NI consortium plans to bring forward geothermal power projects in 2022

A new consortium will explore and develop deep geothermal energy projects in Northern Ireland and plans to bring forward its first projects in 2022.
Geothermal NI is made up of MJM Renewables, Arup, Queen’s University Belfast and Geothermal Engineering Ltd. It says Northern Ireland’s geology has suitable geothermal energy sources and the Department for the Economy’s newly published Energy Strategy places strong focus on its potential future role. The Department has also established a Geothermal Advisory Committee to provide advice and guidance.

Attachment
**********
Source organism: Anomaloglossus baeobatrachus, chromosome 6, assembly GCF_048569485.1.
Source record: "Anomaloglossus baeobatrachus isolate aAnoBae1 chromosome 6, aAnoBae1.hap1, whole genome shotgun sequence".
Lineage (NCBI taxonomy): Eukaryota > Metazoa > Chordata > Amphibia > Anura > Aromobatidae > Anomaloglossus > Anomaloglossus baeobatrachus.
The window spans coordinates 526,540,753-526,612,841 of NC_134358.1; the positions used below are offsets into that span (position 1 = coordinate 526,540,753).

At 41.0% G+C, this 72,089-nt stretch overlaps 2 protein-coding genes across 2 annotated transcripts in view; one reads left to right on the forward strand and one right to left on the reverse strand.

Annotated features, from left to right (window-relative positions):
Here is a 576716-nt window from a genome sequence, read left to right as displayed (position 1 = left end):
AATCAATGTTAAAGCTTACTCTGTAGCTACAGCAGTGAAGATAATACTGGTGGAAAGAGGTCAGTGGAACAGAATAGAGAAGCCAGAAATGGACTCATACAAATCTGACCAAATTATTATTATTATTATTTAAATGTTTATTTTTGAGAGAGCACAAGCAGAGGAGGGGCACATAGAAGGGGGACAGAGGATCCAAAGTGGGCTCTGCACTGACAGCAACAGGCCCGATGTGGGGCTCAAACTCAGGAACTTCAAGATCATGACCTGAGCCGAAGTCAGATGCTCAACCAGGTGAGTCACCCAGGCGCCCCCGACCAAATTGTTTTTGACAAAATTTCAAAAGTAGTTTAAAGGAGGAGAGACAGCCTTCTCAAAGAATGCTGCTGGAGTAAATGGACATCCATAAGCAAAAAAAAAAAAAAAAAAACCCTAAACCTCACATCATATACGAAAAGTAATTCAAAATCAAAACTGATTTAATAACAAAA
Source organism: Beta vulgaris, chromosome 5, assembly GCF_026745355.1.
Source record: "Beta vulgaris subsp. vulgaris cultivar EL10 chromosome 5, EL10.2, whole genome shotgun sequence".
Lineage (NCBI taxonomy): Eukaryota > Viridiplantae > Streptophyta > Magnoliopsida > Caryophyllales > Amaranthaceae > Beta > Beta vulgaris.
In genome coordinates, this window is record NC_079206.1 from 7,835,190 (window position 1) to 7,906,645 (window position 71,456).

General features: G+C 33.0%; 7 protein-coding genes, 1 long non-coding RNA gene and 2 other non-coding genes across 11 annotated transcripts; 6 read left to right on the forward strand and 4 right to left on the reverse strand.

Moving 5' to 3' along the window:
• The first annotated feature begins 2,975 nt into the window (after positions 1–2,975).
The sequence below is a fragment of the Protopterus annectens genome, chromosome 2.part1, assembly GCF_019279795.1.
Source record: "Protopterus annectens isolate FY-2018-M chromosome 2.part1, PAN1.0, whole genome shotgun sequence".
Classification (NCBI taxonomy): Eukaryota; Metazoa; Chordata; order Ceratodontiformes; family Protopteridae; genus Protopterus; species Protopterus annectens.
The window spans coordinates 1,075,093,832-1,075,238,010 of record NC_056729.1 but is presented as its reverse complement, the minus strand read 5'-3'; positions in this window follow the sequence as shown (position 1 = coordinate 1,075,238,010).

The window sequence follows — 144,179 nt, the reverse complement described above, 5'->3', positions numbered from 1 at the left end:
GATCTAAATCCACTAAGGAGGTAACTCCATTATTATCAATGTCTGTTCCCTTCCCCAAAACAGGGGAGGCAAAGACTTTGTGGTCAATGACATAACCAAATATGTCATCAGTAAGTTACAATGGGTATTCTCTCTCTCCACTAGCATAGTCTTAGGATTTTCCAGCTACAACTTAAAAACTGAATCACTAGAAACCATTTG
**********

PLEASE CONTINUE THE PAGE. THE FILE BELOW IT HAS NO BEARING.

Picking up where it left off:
Naoimh McConville, director of MJM Renewables, said: “Deep geothermal represents an untapped opportunity in Northern Ireland, and with the urgent need to develop renewable energy sources, Geothermal NI projects will help drive the shift to a zero-carbon economy and society.”

Dr Ryan Law from Geothermal Engineering Limited said: “We are delighted to be extending our geothermal footprint into Northern Ireland. It is clear that we must urgently invest in and scale our renewable energy provision in the UK. Hand in hand with the roll out of wind and solar power, we have to think about the provision of baseload energy to make sure our energy supply is consistent. Geothermal power is 24/7 and can play a valuable part in helping us reach not only our renewable energy imperatives but will also play a valuable role in ensuring our energy security for years to come.”